The “controversy” over the form, state and stability of Seaford beach has emerged once again, and some of the old arguments are being trotted out yet again, despite having been thoroughly challenged in the past.
So let’s be clear: during the worst gales to hit Seaford for several decades over the winter of 2013/2014, the beach did its job. It protected the town from flooding, as it’s done since 1987. Of course the beach degraded, which was inevitable given the battering it took, but the Environment Agency has been as good as its word: it undertook the essential emergency repairs at the time and is now working on the annual maintenance. I see no reason for doubting the EA’s intentions of maintaining a safe sea defence for the town.
But this letter is not intended as a defence of the EA: it’s big enough to look after itself! But it is a further attempt to show that the decision taken in the mid 1980s, which led to the current arrangements, were well considered and based on sound technical arguments and conclusions.
For those who either didn’t know, or have forgotten, three technical solutions were considered by Southern Water, who took over responsibility for the beach in 1981.
They were (1) a traditional groyned beach; (2) the provision of “offshore breakwaters”(or artificial islands which would remain submerged for 60 per cent of the tide), located 160m offshore, and (3) a version of the arrangement we have now.
The costs in the mid 1980s were estimated as £28 million for the groynes; £17.5million for the offshore breakwaters and £12.5 million for the existing setup. The annual cost of maintaining and recycling the shingle was estimated to be £60,000. Interestingly, that would also have been the cost of moving the shingle on the beaches between the groynes if that option had been chosen (as happens from time to time at Eastbourne where a groyned beach solution was chosen).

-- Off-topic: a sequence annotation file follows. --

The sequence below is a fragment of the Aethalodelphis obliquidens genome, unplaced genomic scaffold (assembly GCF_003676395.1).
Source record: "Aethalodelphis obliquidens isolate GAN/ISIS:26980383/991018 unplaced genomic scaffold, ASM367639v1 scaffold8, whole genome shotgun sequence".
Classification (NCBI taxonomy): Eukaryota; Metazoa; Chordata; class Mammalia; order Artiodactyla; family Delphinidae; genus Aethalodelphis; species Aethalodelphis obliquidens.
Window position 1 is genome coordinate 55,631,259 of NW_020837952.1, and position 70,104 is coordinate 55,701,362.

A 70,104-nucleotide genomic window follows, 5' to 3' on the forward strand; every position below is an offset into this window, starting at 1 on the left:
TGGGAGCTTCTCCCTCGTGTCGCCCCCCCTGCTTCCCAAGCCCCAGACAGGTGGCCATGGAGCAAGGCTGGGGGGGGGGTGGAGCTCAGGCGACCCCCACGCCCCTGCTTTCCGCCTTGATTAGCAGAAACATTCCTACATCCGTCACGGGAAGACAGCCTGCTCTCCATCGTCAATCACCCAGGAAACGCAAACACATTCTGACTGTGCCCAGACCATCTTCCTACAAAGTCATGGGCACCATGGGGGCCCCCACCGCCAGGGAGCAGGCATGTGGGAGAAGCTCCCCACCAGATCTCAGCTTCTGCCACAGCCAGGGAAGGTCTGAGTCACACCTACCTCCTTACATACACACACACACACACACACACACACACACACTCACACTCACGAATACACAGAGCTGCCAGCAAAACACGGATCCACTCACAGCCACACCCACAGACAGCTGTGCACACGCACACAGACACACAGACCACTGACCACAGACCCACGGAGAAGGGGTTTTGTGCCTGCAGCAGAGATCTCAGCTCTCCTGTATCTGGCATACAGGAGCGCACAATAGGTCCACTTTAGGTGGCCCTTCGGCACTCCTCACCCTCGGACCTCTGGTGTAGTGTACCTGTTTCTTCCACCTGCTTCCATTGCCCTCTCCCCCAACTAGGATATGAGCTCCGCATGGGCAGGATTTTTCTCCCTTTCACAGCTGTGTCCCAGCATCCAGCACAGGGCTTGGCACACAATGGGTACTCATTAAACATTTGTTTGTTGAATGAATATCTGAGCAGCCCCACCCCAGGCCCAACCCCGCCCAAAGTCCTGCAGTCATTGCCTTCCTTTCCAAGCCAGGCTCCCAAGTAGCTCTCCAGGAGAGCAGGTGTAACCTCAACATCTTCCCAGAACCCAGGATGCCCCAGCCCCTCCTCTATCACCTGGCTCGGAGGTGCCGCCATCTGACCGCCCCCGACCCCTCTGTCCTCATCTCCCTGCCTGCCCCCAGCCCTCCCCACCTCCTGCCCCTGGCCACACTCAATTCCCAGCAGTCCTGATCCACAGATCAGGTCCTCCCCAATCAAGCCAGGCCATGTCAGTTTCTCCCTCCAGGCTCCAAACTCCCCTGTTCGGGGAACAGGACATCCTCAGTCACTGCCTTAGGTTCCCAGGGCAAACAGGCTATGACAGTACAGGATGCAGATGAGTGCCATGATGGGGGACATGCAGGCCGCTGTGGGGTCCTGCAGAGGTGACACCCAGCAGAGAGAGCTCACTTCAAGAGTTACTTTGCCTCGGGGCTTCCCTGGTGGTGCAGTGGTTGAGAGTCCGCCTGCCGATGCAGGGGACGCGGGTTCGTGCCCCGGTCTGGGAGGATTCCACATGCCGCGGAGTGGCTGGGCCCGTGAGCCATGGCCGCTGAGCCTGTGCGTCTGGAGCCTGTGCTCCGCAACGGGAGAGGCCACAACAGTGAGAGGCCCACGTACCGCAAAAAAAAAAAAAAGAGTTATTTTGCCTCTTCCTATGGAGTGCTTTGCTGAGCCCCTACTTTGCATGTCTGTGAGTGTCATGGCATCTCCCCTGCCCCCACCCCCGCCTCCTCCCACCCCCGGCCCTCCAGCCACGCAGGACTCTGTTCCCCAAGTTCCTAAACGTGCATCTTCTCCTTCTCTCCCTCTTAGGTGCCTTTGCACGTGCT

Tests undertaken in the hydraulics research facility before the decision was taken concluded that “no satisfactory solution evolved” from the offshore breakwater option, in part because of the very deep water just off the beach and in part because of the large difference in the wave height measured between peak and trough (7m on one occasion during the test period).
I have written about this before, and as I said before, I am not an engineer, I have no connection with the EA or any other agency, but I have read the reports which were published at the time (and which are still available if you look beyond the limits of your prejudices). I share the view that it would be splendid for Seaford if we were able to improve the appearance and facilities provided on the seafront, but we won’t get that by attacking the EA for not doing something which is anyway beyond its legal remit!
In any event, the excellent work undertaken by the Coastal Communities 2150 group and others in examining the impact on rising sea levels and other environmental issues on our coast and river valleys is what we should be focussing on now.